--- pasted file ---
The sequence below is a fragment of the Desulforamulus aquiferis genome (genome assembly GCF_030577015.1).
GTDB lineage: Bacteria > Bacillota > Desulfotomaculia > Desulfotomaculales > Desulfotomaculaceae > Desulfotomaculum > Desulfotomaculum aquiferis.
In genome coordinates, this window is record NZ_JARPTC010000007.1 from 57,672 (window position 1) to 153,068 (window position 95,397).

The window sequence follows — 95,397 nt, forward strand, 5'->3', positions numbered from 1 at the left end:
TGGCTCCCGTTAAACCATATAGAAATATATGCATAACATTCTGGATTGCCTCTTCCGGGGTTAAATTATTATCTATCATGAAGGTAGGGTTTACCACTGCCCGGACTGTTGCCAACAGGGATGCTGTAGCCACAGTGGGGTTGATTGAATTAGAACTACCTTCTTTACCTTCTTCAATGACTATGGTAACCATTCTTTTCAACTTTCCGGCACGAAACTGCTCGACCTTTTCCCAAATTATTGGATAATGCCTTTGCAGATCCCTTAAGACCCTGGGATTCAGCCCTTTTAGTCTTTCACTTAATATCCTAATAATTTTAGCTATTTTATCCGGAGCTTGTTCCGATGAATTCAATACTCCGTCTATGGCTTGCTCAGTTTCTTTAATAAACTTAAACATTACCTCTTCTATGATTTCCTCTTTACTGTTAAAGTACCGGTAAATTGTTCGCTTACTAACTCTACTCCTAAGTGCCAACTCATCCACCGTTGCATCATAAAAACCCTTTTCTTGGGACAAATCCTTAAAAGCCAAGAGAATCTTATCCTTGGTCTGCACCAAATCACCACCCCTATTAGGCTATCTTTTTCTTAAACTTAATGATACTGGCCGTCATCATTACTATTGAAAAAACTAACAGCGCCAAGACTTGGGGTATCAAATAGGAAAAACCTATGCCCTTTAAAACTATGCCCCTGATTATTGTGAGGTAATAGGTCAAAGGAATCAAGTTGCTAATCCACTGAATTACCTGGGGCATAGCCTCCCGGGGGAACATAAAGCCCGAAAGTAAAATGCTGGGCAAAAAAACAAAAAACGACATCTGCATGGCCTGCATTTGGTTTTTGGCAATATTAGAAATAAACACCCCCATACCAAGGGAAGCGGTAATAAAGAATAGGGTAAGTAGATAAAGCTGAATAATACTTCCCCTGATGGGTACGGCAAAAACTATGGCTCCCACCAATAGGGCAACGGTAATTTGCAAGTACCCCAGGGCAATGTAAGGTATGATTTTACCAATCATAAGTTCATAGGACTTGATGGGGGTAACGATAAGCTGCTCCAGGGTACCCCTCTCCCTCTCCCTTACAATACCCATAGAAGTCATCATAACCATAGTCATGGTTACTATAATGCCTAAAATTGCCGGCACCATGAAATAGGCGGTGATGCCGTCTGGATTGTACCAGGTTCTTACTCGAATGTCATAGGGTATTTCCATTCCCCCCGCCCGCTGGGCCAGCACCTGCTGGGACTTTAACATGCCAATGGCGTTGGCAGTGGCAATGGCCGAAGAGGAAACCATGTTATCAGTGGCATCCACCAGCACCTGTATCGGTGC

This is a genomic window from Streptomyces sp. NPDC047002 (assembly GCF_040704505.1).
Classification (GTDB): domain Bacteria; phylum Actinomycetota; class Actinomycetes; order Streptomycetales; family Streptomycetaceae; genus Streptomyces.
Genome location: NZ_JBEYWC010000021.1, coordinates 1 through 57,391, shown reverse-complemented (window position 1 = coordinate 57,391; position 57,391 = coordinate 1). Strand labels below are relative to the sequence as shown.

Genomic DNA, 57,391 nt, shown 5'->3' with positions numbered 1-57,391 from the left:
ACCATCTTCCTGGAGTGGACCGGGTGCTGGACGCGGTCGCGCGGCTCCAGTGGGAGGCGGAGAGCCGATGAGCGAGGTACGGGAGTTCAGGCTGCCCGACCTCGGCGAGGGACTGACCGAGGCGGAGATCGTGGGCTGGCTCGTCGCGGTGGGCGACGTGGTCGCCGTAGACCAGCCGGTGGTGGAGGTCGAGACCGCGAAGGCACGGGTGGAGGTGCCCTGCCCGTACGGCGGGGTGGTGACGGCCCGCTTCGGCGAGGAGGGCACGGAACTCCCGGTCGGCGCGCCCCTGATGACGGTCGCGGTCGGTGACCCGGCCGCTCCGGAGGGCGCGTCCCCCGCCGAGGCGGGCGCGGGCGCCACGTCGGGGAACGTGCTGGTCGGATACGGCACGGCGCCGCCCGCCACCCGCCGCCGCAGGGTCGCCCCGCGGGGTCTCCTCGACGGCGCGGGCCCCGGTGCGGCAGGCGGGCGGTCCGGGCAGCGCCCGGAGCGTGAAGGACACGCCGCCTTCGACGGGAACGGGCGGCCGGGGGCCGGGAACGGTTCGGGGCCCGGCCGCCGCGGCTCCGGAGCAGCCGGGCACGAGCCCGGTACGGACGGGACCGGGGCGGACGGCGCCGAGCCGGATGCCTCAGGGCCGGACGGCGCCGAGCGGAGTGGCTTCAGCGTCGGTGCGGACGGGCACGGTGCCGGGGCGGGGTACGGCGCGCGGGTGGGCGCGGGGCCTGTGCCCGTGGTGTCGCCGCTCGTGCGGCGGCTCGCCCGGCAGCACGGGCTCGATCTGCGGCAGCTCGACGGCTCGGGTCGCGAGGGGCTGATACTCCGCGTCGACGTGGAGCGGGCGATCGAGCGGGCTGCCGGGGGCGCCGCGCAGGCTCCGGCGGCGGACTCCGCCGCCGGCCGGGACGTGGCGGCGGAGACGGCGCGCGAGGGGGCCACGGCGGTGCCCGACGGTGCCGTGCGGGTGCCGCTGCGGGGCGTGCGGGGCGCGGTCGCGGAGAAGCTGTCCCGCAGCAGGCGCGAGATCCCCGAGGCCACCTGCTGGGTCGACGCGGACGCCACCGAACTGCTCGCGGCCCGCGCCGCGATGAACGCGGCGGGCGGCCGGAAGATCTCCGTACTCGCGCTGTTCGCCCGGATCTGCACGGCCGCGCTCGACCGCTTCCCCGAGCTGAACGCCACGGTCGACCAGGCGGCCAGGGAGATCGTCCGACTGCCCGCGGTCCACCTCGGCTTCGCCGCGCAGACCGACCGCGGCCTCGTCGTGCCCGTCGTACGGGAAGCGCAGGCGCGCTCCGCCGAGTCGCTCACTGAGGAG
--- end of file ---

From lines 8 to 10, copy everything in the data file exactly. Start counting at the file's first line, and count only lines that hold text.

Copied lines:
Genome location: NZ_JBEYWC010000021.1, coordinates 1 through 57,391, shown reverse-complemented (window position 1 = coordinate 57,391; position 57,391 = coordinate 1). Strand labels below are relative to the sequence as shown.

Genomic DNA, 57,391 nt, shown 5'->3' with positions numbered 1-57,391 from the left:
ACCATCTTCCTGGAGTGGACCGGGTGCTGGACGCGGTCGCGCGGCTCCAGTGGGAGGCGGAGAGCCGATGAGCGAGGTACGGGAGTTCAGGCTGCCCGACCTCGGCGAGGGACTGACCGAGGCGGAGATCGTGGGCTGGCTCGTCGCGGTGGGCGACGTGGTCGCCGTAGACCAGCCGGTGGTGGAGGTCGAGACCGCGAAGGCACGGGTGGAGGTGCCCTGCCCGTACGGCGGGGTGGTGACGGCCCGCTTCGGCGAGGAGGGCACGGAACTCCCGGTCGGCGCGCCCCTGATGACGGTCGCGGTCGGTGACCCGGCCGCTCCGGAGGGCGCGTCCCCCGCCGAGGCGGGCGCGGGCGCCACGTCGGGGAACGTGCTGGTCGGATACGGCACGGCGCCGCCCGCCACCCGCCGCCGCAGGGTCGCCCCGCGGGGTCTCCTCGACGGCGCGGGCCCCGGTGCGGCAGGCGGGCGGTCCGGGCAGCGCCCGGAGCGTGAAGGACACGCCGCCTTCGACGGGAACGGGCGGCCGGGGGCCGGGAACGGTTCGGGGCCCGGCCGCCGCGGCTCCGGAGCAGCCGGGCACGAGCCCGGTACGGACGGGACCGGGGCGGACGGCGCCGAGCCGGATGCCTCAGGGCCGGACGGCGCCGAGCGGAGTGGCTTCAGCGTCGGTGCGGACGGGCACGGTGCCGGGGCGGGGTACGGCGCGCGGGTGGGCGCGGGGCCTGTGCCCGTGGTGTCGCCGCTCGTGCGGCGGCTCGCCCGGCAGCACGGGCTCGATCTGCGGCAGCTCGACGGCTCGGGTCGCGAGGGGCTGATACTCCGCGTCGACGTGGAGCGGGCGATCGAGCGGGCTGCCGGGGGCGCCGCGCAGGCTCCGGCGGCGGACTCCGCCGCCGGCCGGGACGTGGCGGCGGAGACGGCGCGCGAGGGGGCCACGGCGGTGCCCGACGGTGCCGTGCGGGTGCCGCTGCGGGGCGTGCGGGGCGCGGTCGCGGAGAAGCTGTCCCGCAGCAGGCGCGAGATCCCCGAGGCCACCTGCTGGGTCGACGCGGACGCCACCGAACTGCTCGCGGCCCGCGCCGCGATGAACGCGGCGGGCGGCCGGAAGATCTCCGTACTCGCGCTGTTCGCCCGGATCTGCACGGCCGCGCTCGACCGCTTCCCCGAGCTGAACGCCACGGTCGACCAGGCGGCCAGGGAGATCGTCCGACTGCCCGCGGTCCACCTCGGCTTCGCCGCGCAGACCGACCGCGGCCTCGTCGTGCCCGTCGTACGGGAAGCGCAGGCGCGCTCCGCCGAGTCGCTCACTGAGGAG